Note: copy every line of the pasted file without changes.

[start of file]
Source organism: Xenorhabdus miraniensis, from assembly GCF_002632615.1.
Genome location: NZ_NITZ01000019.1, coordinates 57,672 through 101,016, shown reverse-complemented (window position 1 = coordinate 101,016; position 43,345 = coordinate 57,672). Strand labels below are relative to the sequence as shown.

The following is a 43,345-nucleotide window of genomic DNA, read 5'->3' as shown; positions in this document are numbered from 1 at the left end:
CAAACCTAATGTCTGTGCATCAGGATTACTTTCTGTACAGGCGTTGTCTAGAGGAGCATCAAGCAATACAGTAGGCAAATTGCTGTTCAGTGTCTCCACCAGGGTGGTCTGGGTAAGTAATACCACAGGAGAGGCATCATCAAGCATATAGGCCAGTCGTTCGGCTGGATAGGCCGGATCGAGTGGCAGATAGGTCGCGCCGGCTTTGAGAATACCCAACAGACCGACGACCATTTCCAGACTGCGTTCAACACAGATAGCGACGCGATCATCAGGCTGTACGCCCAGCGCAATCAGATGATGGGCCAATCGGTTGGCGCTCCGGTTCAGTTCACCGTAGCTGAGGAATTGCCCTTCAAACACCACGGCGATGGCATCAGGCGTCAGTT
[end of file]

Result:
Source organism: Xenorhabdus miraniensis, from assembly GCF_002632615.1.
Genome location: NZ_NITZ01000019.1, coordinates 57,672 through 101,016, shown reverse-complemented (window position 1 = coordinate 101,016; position 43,345 = coordinate 57,672). Strand labels below are relative to the sequence as shown.

The following is a 43,345-nucleotide window of genomic DNA, read 5'->3' as shown; positions in this document are numbered from 1 at the left end:
CAAACCTAATGTCTGTGCATCAGGATTACTTTCTGTACAGGCGTTGTCTAGAGGAGCATCAAGCAATACAGTAGGCAAATTGCTGTTCAGTGTCTCCACCAGGGTGGTCTGGGTAAGTAATACCACAGGAGAGGCATCATCAAGCATATAGGCCAGTCGTTCGGCTGGATAGGCCGGATCGAGTGGCAGATAGGTCGCGCCGGCTTTGAGAATACCCAACAGACCGACGACCATTTCCAGACTGCGTTCAACACAGATAGCGACGCGATCATCAGGCTGTACGCCCAGCGCAATCAGATGATGGGCCAATCGGTTGGCGCTCCGGTTCAGTTCACCGTAGCTGAGGAATTGCCCTTCAAACACCACGGCGATGGCATCAGGCGTCAGTT